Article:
IS Rating Showcase at IPWEA Conference
IS Rating Showcase at IPWEA Conference
Rating Tool Featured at Sustainability in Public Works Conference
The IS rating tool and work of the Infrastructure Sustainability Council of Australia (ISCA) featured prominently in the Sustainability in Public Works conference held on the Gold Coast in late July 2014 by the Institute of Public Works Engineering Australasia (IPWEA). ISCA has an MOU with IPWEA covering collaboration and mutual support.
The value of the IS rating scheme was highlighted when ACTEW Water’s just-completed Cotter Dam project won the Sustainable Infrastructure category and overall awards in the Sustainable Solutions in Public Works awards held in conjunction with the conference. Cotter Dam is one of the first infrastructure projects in Australia to be certified under the IS rating scheme. The awards were presented by IPWEA President Michael Kahler at the conference dinner.
Accepting her awards, Kirilly Dickson of ACTEW Water said:
‘Following the IS sustainability rating process from the project’s outset made the project more holistically sustainable; ensured a special focus on sustainability early in the dam’s design and encouraged innovation that lead to several infrastructure technology breakthroughs and world firsts. It certainly helped ACTEW Water achieve its water security objective in a sustainable manner. We are proud that this was the first project to register for an ISCA rating, and hope to achieve a ‘commended’ score.’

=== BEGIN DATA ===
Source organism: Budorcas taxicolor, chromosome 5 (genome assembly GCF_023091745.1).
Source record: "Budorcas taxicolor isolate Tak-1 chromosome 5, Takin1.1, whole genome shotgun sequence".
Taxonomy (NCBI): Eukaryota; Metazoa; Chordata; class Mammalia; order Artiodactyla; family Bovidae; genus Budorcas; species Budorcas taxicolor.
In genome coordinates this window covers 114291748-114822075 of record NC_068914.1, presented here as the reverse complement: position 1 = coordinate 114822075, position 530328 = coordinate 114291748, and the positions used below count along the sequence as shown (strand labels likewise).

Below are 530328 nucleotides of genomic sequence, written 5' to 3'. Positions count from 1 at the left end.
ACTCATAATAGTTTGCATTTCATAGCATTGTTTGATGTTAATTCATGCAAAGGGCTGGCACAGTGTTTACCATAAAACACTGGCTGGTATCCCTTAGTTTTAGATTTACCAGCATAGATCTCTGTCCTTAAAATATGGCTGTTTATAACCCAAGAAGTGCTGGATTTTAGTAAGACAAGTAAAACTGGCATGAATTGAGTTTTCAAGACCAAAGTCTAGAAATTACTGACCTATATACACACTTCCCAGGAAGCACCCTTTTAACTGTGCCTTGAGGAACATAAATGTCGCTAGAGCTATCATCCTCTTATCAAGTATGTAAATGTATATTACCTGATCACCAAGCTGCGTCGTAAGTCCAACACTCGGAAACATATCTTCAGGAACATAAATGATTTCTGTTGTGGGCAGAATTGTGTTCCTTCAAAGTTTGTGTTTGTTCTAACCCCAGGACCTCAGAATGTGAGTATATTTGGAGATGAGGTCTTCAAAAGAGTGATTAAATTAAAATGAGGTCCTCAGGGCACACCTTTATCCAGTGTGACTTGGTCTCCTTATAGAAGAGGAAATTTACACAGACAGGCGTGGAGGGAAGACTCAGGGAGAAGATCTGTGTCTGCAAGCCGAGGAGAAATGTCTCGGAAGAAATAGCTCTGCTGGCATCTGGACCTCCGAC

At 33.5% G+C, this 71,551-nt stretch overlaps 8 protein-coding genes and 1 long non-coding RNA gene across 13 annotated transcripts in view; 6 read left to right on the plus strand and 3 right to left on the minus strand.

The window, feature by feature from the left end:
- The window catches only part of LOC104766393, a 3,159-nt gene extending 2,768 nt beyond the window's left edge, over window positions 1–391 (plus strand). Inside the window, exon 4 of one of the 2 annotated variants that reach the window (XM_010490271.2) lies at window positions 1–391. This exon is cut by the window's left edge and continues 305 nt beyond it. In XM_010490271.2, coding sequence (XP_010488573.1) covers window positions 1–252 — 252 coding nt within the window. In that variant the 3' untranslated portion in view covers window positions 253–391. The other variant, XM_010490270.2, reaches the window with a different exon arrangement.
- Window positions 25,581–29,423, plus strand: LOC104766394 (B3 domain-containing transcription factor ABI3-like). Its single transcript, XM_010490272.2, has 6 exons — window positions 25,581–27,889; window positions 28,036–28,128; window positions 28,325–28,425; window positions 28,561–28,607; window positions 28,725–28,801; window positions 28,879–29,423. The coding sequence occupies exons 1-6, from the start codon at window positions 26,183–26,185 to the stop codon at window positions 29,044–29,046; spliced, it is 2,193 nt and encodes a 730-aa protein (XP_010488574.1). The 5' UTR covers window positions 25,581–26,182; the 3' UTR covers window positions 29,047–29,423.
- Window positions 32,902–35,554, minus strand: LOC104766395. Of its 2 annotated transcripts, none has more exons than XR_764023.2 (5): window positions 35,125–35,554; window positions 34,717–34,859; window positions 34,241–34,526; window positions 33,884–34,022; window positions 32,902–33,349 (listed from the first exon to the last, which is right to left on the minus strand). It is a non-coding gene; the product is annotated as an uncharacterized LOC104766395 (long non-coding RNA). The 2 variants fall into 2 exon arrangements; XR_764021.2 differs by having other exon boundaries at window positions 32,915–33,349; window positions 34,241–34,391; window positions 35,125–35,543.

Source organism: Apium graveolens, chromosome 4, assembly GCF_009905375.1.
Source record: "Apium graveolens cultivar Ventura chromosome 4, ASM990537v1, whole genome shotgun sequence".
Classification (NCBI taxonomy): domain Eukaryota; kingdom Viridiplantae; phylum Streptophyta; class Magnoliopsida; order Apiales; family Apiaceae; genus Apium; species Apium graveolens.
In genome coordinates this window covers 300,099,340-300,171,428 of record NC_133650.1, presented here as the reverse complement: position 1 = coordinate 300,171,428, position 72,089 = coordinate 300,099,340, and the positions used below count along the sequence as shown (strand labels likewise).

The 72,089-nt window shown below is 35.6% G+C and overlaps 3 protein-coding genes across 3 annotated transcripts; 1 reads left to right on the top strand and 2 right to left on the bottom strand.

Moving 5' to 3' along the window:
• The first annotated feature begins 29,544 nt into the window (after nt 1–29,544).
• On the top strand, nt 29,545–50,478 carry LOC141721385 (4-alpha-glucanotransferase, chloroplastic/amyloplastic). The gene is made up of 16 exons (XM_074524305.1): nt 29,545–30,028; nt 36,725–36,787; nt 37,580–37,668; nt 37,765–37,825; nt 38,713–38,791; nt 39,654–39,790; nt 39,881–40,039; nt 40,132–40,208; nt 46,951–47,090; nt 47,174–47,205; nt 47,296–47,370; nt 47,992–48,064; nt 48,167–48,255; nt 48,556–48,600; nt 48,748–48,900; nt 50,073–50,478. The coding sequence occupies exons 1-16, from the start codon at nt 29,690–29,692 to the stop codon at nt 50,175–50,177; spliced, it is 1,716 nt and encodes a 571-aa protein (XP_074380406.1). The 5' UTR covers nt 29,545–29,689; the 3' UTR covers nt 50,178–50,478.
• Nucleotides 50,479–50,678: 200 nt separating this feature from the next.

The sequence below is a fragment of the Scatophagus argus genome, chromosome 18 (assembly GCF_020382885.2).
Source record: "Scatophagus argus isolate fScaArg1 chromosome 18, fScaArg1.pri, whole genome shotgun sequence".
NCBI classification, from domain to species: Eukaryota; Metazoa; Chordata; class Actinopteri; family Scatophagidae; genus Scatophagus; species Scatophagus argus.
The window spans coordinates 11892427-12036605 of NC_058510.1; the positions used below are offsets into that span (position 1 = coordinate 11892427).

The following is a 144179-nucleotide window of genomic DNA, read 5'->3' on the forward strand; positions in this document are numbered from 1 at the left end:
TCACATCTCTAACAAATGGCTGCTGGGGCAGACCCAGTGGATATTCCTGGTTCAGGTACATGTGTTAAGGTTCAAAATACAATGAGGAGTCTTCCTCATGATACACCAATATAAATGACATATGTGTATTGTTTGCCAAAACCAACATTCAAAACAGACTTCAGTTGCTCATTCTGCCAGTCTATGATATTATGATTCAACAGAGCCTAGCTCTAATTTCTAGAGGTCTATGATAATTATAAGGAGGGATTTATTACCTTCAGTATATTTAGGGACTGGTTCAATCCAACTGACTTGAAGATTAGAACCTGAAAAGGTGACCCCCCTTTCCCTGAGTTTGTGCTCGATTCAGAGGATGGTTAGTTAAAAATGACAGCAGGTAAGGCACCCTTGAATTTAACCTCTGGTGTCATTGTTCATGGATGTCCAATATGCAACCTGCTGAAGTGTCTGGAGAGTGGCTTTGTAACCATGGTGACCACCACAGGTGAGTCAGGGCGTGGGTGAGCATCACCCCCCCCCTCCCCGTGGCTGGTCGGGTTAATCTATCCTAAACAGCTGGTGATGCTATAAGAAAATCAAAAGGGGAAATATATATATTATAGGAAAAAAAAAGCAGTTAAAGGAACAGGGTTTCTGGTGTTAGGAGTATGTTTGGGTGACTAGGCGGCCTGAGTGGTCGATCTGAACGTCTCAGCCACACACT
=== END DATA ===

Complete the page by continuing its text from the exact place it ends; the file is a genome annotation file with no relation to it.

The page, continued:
Two sessions of presentations at the conference focussed on infrastructure projects that have been certified, or are seeking certification, under the IS rating scheme, as well as development and refinement of the IS rating tool.
Scott Losee, an ISCA board member, introduced ISCA and spoke about the uptake, benefits and current initiatives to improve the IS rating scheme.
Matthew Brennan of Tenix, then spoke about the $45M design, construct and operate project to upgrade two sewage treatment plans for Whitsunday Regional Council in Queensland, which adjoin the World Heritage listed Great Barrier Reef. Last year this project became the first project in Australia to have its design certified as ‘excellent’ under the IS rating scheme. Tenix has just registered to seek an as-built rating.
Matthew explained that Tenix was convinced of its value and decided to seek an IS rating to demonstrate leadership on sustainability and to set benchmarks and targets. He listed the estimated benefits that the sustainability rating will deliver for the project, such as reductions of 44 tonnes of nutrients, 470 tonnes of carbon emissions, 460 MWh of electricity and 350 ML of water per year and 4,400 tonnes less of materials and 2,200 litres less of fuel during its construction. Matthew said that: ‘Use of the IS rating scheme on this project allowed Tenix to demonstrate its innovation skills, grow its capabilities in new areas, helped demystify and demonstrate sustainability benefits, catalyse a step-change in sustainability performance, give confidence in seeking further IS ratings and provide a point of differentiation with competitors.’